Marco Gumbrecht


Marco Gumbrecht was appointed Head of Future Business Eurofighter and Military Relations in Combat Aircraft Systems for Airbus Defence and Space in 2018. Prior to his current position, from 2017 to 2018, he was responsible for the operational requirements strategy and response for all Export Campaign Bids.

Prior to joining Airbus in 2018, he was a Staff Officer and Fighter Pilot, having joined the German Air Force in 1996. He has more than 2.700 flight hours on several fighter aircrafts including 10 years on Eurofighter Typhoon and he was a Fighter Weapons and Flight Instructor. Marco was also deployed on a number of NATO staff positions and international missions.

Born on 24 May 1978, Marco Gumbrecht is a graduate of the German Air Force Academy and the German Armed Forces Staff College.

Take a look at the Clip to learn more about

Airbus Combat Aircraft Systems

Read about the responsible use of new technologies in a Future Combat Air System (FCAS) 

  • in a press release by Airbus and Fraunhofer:

FCAS Press Release

  • on the respective Website:

FCAS Forum

  • in an interview with Dirk Hoke and Prof. Dr. Reimund:

FCAS Forum - Interview

Ensuring Future Air Power Capability

Key to European and National sovereignty


Contested environments

Threat levels are rising due to the increasing development and dissemination of Anti Access/Areal Denial means. European air forces and navies need to prepare themselves for potential large scale high tempo operations in contested environments. To maintain air superiority and minimize attrition levels, Europe’s Future Combat Air System (FCAS) will be a system of systems leveraging manned and unmanned collaborative combat, bringing the next level of Air Power. 

Decisive tactical edge

FCAS will ultimately require a New Generation Fighter in 2040, which will be more sophisticated with very low observability, cutting edge passive and active sensors, on board smart applications and human machine collaboration. Such a New Generation Fighter will be a battle management platform capable of operating deep within enemy space. When teaming with unmanned modular platforms, named Remote Carriers, New Generation Fighters will have the needed scalable and flexible force multipliers to open new fields of tactics based on deception and numeric superiority.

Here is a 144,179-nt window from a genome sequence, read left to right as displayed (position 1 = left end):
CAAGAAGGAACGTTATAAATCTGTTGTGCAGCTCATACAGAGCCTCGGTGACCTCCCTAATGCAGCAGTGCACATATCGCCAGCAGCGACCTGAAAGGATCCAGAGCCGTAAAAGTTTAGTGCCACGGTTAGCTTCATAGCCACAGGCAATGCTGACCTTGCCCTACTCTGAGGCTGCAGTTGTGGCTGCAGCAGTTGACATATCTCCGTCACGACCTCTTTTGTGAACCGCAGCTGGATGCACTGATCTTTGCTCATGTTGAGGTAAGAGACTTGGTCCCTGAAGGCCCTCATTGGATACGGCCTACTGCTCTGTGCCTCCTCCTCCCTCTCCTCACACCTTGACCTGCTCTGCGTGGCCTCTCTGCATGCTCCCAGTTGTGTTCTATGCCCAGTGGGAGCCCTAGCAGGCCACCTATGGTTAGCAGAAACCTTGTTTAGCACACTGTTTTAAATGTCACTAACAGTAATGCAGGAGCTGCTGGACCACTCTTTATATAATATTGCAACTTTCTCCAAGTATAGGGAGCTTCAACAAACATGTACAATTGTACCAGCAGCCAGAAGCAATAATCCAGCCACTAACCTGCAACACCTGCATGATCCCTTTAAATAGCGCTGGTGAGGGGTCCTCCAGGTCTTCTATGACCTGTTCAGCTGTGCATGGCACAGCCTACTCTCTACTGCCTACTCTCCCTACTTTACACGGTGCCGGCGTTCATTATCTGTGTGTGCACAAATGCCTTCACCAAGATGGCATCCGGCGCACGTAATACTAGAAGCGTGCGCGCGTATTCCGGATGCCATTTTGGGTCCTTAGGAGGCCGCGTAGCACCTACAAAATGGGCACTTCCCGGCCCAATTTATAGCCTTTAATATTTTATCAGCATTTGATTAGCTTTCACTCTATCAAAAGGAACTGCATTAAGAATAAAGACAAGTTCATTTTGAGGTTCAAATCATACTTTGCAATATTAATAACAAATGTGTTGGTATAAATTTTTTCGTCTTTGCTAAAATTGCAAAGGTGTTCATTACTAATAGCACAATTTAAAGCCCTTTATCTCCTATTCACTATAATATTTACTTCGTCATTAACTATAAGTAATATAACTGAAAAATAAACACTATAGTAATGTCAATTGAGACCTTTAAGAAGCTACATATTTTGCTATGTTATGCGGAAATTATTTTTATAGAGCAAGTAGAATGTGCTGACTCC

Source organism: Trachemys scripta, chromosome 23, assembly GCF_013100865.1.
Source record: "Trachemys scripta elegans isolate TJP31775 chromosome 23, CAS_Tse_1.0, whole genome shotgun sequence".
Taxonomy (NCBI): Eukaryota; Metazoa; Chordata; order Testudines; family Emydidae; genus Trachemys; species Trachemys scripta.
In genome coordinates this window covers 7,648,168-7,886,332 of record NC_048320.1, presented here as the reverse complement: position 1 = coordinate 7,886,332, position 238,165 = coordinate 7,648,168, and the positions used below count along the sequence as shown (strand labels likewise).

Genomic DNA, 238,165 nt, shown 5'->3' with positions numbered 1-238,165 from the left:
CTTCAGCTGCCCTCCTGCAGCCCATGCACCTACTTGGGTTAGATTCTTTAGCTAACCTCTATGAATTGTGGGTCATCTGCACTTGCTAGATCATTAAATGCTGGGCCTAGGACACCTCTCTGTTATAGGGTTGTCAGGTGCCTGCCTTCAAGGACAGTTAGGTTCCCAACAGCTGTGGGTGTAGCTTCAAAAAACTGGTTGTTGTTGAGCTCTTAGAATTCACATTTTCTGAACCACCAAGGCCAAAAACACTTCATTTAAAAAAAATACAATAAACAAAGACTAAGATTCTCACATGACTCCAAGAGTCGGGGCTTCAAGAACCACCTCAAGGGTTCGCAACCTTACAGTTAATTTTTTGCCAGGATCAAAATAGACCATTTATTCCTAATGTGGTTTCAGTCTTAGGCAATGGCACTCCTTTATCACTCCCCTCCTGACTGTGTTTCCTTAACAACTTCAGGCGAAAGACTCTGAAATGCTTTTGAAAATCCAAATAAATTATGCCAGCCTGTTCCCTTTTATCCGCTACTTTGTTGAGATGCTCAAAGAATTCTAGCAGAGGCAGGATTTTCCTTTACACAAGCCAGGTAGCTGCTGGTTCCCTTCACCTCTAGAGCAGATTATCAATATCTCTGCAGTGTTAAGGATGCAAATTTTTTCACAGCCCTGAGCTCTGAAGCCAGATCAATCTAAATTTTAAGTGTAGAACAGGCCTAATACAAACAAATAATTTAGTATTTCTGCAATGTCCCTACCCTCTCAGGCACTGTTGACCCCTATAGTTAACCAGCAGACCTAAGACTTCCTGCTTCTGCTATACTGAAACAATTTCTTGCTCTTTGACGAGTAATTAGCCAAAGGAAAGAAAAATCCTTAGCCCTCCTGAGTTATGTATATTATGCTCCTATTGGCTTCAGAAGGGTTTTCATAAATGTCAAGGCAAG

Accelerated operational tempo

European air forces and navies will need to accelerate the operational tempo to complete OODA (Observe Orient Decide Act) loops faster than the adversary and take control of the situation. The interoperable Air Combat Cloud will provide common situational awareness by instantaneously capturing, sharing, merging and processing massive amounts of data from all connected manned and unmanned platforms. The Air Combat Cloud’s warfare analytics and real-time coordination will provide better situational awareness, tactical options, decisions and collaborative effects to speed-up the OODA loop.

Better effects paths

Operating as a system of systems orchestrated by an Air Combat Cloud, FCAS will allow the OODA loop to be distributed across platforms allowing the dynamic combination of sensing, shooting and C2 capabilities. With a distributed OODA loop, FCAS will provide European air forces and navies with better, faster and more resilient kill paths under human supervision. 

Incremental journey

FCAS will be an incremental journey. In a world with increasing threats, Airbus and its industrial partners need to start providing from 2025 the first capabilities to maintain European and National sovereignty. FCAS will lead to a doctrinal and technological change. Using such new capabilities will be a huge challenge for European air forces and navies, which cannot be instantaneously achieved. New doctrines, processes and skills need to be gradually developed in alignment with the planned arrival of FCAS capabilities and meeting the related technological challenges. FCAS will require a step by step approach to be jointly tackled by European air forces, navies and industry.